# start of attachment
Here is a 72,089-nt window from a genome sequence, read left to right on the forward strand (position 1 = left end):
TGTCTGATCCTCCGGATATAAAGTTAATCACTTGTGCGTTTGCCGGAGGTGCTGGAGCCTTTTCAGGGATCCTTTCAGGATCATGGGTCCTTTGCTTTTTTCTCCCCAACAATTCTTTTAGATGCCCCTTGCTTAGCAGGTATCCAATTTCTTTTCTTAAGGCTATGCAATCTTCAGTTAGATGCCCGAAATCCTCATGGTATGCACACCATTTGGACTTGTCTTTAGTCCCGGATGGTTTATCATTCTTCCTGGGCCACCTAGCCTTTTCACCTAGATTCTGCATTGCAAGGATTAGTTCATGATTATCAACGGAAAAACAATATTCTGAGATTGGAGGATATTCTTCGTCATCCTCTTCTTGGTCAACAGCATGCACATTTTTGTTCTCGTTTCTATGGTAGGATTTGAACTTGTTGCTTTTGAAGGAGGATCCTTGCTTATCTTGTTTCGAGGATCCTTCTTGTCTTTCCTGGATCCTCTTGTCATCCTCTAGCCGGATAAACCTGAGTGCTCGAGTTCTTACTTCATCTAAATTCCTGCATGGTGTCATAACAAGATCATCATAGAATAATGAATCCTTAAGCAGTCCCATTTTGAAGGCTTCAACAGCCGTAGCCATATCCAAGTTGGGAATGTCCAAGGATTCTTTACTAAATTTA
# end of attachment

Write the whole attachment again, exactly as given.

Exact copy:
Here is a 72,089-nt window from a genome sequence, read left to right on the forward strand (position 1 = left end):
TGTCTGATCCTCCGGATATAAAGTTAATCACTTGTGCGTTTGCCGGAGGTGCTGGAGCCTTTTCAGGGATCCTTTCAGGATCATGGGTCCTTTGCTTTTTTCTCCCCAACAATTCTTTTAGATGCCCCTTGCTTAGCAGGTATCCAATTTCTTTTCTTAAGGCTATGCAATCTTCAGTTAGATGCCCGAAATCCTCATGGTATGCACACCATTTGGACTTGTCTTTAGTCCCGGATGGTTTATCATTCTTCCTGGGCCACCTAGCCTTTTCACCTAGATTCTGCATTGCAAGGATTAGTTCATGATTATCAACGGAAAAACAATATTCTGAGATTGGAGGATATTCTTCGTCATCCTCTTCTTGGTCAACAGCATGCACATTTTTGTTCTCGTTTCTATGGTAGGATTTGAACTTGTTGCTTTTGAAGGAGGATCCTTGCTTATCTTGTTTCGAGGATCCTTCTTGTCTTTCCTGGATCCTCTTGTCATCCTCTAGCCGGATAAACCTGAGTGCTCGAGTTCTTACTTCATCTAAATTCCTGCATGGTGTCATAACAAGATCATCATAGAATAATGAATCCTTAAGCAGTCCCATTTTGAAGGCTTCAACAGCCGTAGCCATATCCAAGTTGGGAATGTCCAAGGATTCTTTACTAAATTTA